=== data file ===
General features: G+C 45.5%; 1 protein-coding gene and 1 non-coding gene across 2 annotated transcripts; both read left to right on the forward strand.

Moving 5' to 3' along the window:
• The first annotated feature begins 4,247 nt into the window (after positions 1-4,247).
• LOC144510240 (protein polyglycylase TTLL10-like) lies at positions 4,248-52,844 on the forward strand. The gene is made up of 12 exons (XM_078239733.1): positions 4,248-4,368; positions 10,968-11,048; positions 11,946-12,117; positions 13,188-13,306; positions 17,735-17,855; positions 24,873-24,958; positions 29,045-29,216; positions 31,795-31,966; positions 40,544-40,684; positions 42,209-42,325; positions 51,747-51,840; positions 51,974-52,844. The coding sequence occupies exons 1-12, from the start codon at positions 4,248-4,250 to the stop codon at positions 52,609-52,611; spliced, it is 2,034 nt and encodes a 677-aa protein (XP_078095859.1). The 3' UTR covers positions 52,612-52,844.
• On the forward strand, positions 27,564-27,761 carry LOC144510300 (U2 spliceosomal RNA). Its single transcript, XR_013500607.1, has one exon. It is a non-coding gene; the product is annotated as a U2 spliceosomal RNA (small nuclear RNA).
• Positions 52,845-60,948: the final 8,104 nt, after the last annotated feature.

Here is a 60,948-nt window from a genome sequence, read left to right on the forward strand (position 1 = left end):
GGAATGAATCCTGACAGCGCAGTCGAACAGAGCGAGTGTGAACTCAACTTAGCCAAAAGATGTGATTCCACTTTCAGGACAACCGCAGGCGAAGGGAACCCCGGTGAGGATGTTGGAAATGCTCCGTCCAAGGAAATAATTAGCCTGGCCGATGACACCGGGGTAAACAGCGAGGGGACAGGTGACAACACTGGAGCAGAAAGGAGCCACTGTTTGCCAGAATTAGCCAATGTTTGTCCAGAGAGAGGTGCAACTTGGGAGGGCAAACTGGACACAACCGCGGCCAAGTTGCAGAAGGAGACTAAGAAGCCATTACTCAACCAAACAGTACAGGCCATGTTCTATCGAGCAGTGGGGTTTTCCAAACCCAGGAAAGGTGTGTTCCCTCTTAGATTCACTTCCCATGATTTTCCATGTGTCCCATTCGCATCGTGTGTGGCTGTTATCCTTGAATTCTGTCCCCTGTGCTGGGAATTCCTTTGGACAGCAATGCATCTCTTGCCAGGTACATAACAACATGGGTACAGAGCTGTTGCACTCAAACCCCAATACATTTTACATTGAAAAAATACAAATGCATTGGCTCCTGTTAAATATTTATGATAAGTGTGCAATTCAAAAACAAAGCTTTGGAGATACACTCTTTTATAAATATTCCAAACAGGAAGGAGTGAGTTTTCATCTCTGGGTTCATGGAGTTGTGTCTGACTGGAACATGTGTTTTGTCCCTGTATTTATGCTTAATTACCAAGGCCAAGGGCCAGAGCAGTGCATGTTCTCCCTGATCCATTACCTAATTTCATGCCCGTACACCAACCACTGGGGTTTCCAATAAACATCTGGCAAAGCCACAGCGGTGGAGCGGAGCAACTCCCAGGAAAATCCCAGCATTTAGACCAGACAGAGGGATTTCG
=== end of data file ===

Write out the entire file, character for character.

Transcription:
General features: G+C 45.5%; 1 protein-coding gene and 1 non-coding gene across 2 annotated transcripts; both read left to right on the forward strand.

Moving 5' to 3' along the window:
• The first annotated feature begins 4,247 nt into the window (after positions 1-4,247).
• LOC144510240 (protein polyglycylase TTLL10-like) lies at positions 4,248-52,844 on the forward strand. The gene is made up of 12 exons (XM_078239733.1): positions 4,248-4,368; positions 10,968-11,048; positions 11,946-12,117; positions 13,188-13,306; positions 17,735-17,855; positions 24,873-24,958; positions 29,045-29,216; positions 31,795-31,966; positions 40,544-40,684; positions 42,209-42,325; positions 51,747-51,840; positions 51,974-52,844. The coding sequence occupies exons 1-12, from the start codon at positions 4,248-4,250 to the stop codon at positions 52,609-52,611; spliced, it is 2,034 nt and encodes a 677-aa protein (XP_078095859.1). The 3' UTR covers positions 52,612-52,844.
• On the forward strand, positions 27,564-27,761 carry LOC144510300 (U2 spliceosomal RNA). Its single transcript, XR_013500607.1, has one exon. It is a non-coding gene; the product is annotated as a U2 spliceosomal RNA (small nuclear RNA).
• Positions 52,845-60,948: the final 8,104 nt, after the last annotated feature.

Here is a 60,948-nt window from a genome sequence, read left to right on the forward strand (position 1 = left end):
GGAATGAATCCTGACAGCGCAGTCGAACAGAGCGAGTGTGAACTCAACTTAGCCAAAAGATGTGATTCCACTTTCAGGACAACCGCAGGCGAAGGGAACCCCGGTGAGGATGTTGGAAATGCTCCGTCCAAGGAAATAATTAGCCTGGCCGATGACACCGGGGTAAACAGCGAGGGGACAGGTGACAACACTGGAGCAGAAAGGAGCCACTGTTTGCCAGAATTAGCCAATGTTTGTCCAGAGAGAGGTGCAACTTGGGAGGGCAAACTGGACACAACCGCGGCCAAGTTGCAGAAGGAGACTAAGAAGCCATTACTCAACCAAACAGTACAGGCCATGTTCTATCGAGCAGTGGGGTTTTCCAAACCCAGGAAAGGTGTGTTCCCTCTTAGATTCACTTCCCATGATTTTCCATGTGTCCCATTCGCATCGTGTGTGGCTGTTATCCTTGAATTCTGTCCCCTGTGCTGGGAATTCCTTTGGACAGCAATGCATCTCTTGCCAGGTACATAACAACATGGGTACAGAGCTGTTGCACTCAAACCCCAATACATTTTACATTGAAAAAATACAAATGCATTGGCTCCTGTTAAATATTTATGATAAGTGTGCAATTCAAAAACAAAGCTTTGGAGATACACTCTTTTATAAATATTCCAAACAGGAAGGAGTGAGTTTTCATCTCTGGGTTCATGGAGTTGTGTCTGACTGGAACATGTGTTTTGTCCCTGTATTTATGCTTAATTACCAAGGCCAAGGGCCAGAGCAGTGCATGTTCTCCCTGATCCATTACCTAATTTCATGCCCGTACACCAACCACTGGGGTTTCCAATAAACATCTGGCAAAGCCACAGCGGTGGAGCGGAGCAACTCCCAGGAAAATCCCAGCATTTAGACCAGACAGAGGGATTTCG